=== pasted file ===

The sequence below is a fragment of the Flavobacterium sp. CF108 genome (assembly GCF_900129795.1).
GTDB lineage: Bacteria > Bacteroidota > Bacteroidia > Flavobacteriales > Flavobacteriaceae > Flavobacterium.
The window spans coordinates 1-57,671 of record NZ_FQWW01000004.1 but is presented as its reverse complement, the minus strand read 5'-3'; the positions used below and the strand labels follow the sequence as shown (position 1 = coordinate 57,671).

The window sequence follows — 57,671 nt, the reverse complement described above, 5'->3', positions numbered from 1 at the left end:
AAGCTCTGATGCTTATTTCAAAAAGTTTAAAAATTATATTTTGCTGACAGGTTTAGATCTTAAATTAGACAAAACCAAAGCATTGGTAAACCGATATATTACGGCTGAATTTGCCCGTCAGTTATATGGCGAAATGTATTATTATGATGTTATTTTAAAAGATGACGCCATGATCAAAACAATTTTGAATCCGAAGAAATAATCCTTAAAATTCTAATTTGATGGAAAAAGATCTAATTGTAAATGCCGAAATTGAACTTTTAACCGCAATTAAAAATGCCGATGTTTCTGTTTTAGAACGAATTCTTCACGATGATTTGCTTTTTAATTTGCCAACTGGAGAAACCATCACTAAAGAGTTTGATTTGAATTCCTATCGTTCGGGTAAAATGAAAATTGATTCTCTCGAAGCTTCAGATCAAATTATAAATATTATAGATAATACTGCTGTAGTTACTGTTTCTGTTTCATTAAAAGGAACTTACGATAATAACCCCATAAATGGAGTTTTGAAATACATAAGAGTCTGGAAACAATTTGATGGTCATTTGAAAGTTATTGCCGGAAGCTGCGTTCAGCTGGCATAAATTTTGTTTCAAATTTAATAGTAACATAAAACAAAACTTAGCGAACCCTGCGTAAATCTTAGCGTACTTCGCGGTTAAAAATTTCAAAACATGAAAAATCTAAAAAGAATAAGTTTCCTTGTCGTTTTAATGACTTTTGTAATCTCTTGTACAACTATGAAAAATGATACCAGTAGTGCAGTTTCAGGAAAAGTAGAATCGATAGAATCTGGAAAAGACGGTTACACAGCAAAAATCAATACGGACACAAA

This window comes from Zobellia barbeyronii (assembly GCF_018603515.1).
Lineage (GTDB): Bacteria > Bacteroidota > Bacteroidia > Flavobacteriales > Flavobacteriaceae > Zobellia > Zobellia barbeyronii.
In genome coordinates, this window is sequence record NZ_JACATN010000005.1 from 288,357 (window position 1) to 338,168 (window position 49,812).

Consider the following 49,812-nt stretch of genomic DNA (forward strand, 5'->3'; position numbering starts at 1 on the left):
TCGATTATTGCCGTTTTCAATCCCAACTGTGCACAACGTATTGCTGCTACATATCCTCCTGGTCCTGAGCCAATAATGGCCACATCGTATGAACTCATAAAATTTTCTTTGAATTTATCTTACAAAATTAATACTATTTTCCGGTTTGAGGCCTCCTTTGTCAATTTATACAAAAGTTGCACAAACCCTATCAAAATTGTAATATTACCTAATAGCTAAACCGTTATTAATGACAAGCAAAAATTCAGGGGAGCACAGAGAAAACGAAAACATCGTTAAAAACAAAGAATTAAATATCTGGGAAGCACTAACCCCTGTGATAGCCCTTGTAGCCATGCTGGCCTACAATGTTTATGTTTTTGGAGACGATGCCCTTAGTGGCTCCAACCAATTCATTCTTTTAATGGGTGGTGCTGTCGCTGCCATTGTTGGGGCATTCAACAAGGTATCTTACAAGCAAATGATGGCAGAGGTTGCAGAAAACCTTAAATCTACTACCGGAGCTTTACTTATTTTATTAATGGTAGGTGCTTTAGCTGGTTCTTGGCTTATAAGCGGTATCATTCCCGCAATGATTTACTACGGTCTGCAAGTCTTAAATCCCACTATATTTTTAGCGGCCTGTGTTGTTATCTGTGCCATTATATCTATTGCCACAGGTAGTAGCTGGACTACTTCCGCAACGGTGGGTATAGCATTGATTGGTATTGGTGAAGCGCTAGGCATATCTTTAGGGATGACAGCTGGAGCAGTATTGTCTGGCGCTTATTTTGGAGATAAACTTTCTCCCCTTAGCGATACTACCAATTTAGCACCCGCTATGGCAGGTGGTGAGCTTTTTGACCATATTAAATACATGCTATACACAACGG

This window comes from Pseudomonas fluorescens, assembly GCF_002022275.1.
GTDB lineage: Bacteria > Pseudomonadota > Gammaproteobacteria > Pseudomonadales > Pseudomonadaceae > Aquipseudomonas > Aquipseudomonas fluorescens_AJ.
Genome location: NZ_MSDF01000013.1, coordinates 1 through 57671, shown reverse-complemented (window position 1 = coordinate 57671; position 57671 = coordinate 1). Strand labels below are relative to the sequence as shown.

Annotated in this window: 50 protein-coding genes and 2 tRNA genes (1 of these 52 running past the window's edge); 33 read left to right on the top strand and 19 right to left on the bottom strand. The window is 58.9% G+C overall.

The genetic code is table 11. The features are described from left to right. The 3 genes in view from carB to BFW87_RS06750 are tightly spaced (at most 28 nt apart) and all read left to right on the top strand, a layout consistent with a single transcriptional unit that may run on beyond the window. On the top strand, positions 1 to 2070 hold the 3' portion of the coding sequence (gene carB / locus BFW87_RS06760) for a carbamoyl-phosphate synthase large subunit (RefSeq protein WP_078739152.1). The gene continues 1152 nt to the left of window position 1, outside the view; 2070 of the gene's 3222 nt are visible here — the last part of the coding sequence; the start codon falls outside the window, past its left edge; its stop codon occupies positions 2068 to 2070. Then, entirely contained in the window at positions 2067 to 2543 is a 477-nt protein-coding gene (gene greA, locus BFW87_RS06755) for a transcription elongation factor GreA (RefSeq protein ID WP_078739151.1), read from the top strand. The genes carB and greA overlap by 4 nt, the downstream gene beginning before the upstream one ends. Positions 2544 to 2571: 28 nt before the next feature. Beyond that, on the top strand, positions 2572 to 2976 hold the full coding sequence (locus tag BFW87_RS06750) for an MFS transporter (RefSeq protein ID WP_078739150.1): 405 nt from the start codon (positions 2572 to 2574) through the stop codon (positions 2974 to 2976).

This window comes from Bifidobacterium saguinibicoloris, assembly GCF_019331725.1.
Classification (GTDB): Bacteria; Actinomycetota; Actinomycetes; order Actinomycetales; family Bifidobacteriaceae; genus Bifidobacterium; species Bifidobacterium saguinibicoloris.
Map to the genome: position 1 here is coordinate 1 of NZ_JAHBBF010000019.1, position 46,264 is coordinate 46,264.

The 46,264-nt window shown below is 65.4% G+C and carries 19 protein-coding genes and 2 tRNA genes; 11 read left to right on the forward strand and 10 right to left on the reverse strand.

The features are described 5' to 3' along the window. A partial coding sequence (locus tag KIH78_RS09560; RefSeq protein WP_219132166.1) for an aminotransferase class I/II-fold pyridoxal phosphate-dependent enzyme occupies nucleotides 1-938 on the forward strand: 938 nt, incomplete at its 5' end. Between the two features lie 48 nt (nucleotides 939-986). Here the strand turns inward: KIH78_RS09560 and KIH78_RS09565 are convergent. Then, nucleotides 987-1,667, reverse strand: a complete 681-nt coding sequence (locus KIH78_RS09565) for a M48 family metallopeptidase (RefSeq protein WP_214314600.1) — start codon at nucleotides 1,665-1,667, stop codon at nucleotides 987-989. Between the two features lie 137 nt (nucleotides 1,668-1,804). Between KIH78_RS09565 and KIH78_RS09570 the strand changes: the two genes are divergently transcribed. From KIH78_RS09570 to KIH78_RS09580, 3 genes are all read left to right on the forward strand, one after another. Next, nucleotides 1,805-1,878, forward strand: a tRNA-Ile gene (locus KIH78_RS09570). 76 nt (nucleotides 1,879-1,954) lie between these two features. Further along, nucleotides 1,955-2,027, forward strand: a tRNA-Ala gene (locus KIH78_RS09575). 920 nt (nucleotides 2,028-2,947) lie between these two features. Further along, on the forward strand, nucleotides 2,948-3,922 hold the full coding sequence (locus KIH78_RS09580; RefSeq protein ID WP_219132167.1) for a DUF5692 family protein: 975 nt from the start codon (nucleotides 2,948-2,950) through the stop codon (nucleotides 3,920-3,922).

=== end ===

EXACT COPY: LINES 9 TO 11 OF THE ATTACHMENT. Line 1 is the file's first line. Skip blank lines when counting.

Consider the following 49,812-nt stretch of genomic DNA (forward strand, 5'->3'; position numbering starts at 1 on the left):
TCGATTATTGCCGTTTTCAATCCCAACTGTGCACAACGTATTGCTGCTACATATCCTCCTGGTCCTGAGCCAATAATGGCCACATCGTATGAACTCATAAAATTTTCTTTGAATTTATCTTACAAAATTAATACTATTTTCCGGTTTGAGGCCTCCTTTGTCAATTTATACAAAAGTTGCACAAACCCTATCAAAATTGTAATATTACCTAATAGCTAAACCGTTATTAATGACAAGCAAAAATTCAGGGGAGCACAGAGAAAACGAAAACATCGTTAAAAACAAAGAATTAAATATCTGGGAAGCACTAACCCCTGTGATAGCCCTTGTAGCCATGCTGGCCTACAATGTTTATGTTTTTGGAGACGATGCCCTTAGTGGCTCCAACCAATTCATTCTTTTAATGGGTGGTGCTGTCGCTGCCATTGTTGGGGCATTCAACAAGGTATCTTACAAGCAAATGATGGCAGAGGTTGCAGAAAACCTTAAATCTACTACCGGAGCTTTACTTATTTTATTAATGGTAGGTGCTTTAGCTGGTTCTTGGCTTATAAGCGGTATCATTCCCGCAATGATTTACTACGGTCTGCAAGTCTTAAATCCCACTATATTTTTAGCGGCCTGTGTTGTTATCTGTGCCATTATATCTATTGCCACAGGTAGTAGCTGGACTACTTCCGCAACGGTGGGTATAGCATTGATTGGTATTGGTGAAGCGCTAGGCATATCTTTAGGGATGACAGCTGGAGCAGTATTGTCTGGCGCTTATTTTGGAGATAAACTTTCTCCCCTTAGCGATACTACCAATTTAGCACCCGCTATGGCAGGTGGTGAGCTTTTTGACCATATTAAATACATGCTATACACAACGG

This window comes from Pseudomonas fluorescens, assembly GCF_002022275.1.